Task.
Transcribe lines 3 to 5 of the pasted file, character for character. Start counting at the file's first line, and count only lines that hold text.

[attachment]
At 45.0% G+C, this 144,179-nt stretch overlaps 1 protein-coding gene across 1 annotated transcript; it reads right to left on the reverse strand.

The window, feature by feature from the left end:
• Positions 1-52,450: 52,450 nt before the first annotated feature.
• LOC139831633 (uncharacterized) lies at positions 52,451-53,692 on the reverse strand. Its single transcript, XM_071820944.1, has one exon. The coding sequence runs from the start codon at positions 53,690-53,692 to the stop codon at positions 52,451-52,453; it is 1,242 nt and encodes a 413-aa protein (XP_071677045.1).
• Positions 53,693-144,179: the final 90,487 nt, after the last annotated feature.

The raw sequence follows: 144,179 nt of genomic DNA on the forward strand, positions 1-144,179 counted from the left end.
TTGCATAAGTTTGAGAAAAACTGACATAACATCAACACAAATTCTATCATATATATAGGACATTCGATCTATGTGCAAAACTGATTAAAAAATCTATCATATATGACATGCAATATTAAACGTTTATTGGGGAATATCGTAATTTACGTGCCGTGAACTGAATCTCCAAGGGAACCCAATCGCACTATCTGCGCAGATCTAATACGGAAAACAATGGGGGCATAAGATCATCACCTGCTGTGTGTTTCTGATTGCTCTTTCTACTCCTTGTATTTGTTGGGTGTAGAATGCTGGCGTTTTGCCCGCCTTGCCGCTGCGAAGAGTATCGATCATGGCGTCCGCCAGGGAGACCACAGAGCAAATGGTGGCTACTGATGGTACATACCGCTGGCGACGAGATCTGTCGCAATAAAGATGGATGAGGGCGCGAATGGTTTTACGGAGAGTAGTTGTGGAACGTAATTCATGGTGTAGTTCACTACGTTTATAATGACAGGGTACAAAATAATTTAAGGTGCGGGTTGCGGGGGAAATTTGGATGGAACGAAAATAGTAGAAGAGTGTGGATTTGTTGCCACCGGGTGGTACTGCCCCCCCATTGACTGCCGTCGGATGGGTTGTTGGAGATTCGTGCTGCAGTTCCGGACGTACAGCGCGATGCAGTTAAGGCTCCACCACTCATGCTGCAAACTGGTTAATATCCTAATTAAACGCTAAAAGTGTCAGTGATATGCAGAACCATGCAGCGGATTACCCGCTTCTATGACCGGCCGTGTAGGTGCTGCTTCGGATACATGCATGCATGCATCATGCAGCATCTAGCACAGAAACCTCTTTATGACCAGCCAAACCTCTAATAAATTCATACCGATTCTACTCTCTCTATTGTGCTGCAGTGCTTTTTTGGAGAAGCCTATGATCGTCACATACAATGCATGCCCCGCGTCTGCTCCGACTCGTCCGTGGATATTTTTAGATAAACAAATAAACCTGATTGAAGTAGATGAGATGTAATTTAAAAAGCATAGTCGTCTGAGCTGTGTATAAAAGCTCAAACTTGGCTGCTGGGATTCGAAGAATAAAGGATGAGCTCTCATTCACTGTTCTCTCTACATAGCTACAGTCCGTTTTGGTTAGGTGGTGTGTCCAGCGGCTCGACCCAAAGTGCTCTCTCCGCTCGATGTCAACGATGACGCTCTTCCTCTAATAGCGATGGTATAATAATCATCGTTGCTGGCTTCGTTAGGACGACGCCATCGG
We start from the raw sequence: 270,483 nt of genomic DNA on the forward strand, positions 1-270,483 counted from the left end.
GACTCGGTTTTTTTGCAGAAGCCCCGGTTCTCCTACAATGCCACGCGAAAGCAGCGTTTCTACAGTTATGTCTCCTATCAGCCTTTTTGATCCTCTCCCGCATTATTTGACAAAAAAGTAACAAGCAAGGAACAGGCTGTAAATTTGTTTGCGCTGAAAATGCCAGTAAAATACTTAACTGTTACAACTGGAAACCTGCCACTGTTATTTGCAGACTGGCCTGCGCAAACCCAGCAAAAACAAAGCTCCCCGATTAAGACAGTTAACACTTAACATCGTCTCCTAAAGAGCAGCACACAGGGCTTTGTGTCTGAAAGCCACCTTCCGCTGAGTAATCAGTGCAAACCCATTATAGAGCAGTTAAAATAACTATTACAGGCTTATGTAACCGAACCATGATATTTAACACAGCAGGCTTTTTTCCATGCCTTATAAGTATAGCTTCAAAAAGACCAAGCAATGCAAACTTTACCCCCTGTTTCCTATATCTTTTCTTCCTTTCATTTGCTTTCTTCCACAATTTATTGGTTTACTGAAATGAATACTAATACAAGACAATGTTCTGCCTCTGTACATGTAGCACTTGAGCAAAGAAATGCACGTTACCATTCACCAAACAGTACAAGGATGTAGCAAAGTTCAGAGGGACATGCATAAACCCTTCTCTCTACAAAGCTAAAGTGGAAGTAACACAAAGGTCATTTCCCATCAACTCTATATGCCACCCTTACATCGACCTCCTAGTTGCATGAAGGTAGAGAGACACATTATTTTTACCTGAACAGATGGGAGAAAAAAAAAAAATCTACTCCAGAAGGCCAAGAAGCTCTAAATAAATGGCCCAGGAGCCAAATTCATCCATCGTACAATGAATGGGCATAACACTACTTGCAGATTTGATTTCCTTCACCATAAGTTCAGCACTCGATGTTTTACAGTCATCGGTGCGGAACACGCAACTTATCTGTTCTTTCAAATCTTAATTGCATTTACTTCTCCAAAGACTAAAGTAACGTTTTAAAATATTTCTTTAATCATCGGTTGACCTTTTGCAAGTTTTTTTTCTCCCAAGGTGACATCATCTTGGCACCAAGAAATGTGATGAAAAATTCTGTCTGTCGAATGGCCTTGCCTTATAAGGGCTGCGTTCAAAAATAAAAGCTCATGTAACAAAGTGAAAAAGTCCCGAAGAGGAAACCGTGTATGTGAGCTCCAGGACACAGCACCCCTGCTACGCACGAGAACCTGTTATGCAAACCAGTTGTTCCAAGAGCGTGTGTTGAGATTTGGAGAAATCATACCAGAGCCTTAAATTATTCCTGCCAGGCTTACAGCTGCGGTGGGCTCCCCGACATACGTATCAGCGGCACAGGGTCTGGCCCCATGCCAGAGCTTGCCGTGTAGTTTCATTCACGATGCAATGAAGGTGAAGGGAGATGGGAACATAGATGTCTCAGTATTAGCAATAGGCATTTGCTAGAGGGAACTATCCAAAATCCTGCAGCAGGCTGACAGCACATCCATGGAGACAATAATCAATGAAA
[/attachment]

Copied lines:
• Positions 1-52,450: 52,450 nt before the first annotated feature.
• LOC139831633 (uncharacterized) lies at positions 52,451-53,692 on the reverse strand. Its single transcript, XM_071820944.1, has one exon. The coding sequence runs from the start codon at positions 53,690-53,692 to the stop codon at positions 52,451-52,453; it is 1,242 nt and encodes a 413-aa protein (XP_071677045.1).
• Positions 53,693-144,179: the final 90,487 nt, after the last annotated feature.